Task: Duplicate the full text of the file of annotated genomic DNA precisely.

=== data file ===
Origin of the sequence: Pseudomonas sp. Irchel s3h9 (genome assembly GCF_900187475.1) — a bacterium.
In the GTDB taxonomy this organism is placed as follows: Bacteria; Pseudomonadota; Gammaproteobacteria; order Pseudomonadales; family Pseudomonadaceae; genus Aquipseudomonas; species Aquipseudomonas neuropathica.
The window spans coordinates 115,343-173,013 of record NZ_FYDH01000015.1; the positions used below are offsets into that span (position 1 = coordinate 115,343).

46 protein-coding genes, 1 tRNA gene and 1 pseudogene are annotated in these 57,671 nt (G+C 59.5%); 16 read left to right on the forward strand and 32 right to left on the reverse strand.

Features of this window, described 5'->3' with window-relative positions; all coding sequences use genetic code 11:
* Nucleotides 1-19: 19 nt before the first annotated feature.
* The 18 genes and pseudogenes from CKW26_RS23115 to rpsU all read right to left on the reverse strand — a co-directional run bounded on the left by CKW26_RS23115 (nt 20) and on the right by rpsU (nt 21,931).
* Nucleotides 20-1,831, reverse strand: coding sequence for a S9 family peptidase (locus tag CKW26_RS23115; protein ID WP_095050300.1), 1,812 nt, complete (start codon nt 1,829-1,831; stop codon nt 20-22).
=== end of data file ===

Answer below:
Origin of the sequence: Pseudomonas sp. Irchel s3h9 (genome assembly GCF_900187475.1) — a bacterium.
In the GTDB taxonomy this organism is placed as follows: Bacteria; Pseudomonadota; Gammaproteobacteria; order Pseudomonadales; family Pseudomonadaceae; genus Aquipseudomonas; species Aquipseudomonas neuropathica.
The window spans coordinates 115,343-173,013 of record NZ_FYDH01000015.1; the positions used below are offsets into that span (position 1 = coordinate 115,343).

46 protein-coding genes, 1 tRNA gene and 1 pseudogene are annotated in these 57,671 nt (G+C 59.5%); 16 read left to right on the forward strand and 32 right to left on the reverse strand.

Features of this window, described 5'->3' with window-relative positions; all coding sequences use genetic code 11:
* Nucleotides 1-19: 19 nt before the first annotated feature.
* The 18 genes and pseudogenes from CKW26_RS23115 to rpsU all read right to left on the reverse strand — a co-directional run bounded on the left by CKW26_RS23115 (nt 20) and on the right by rpsU (nt 21,931).
* Nucleotides 20-1,831, reverse strand: coding sequence for a S9 family peptidase (locus tag CKW26_RS23115; protein ID WP_095050300.1), 1,812 nt, complete (start codon nt 1,829-1,831; stop codon nt 20-22).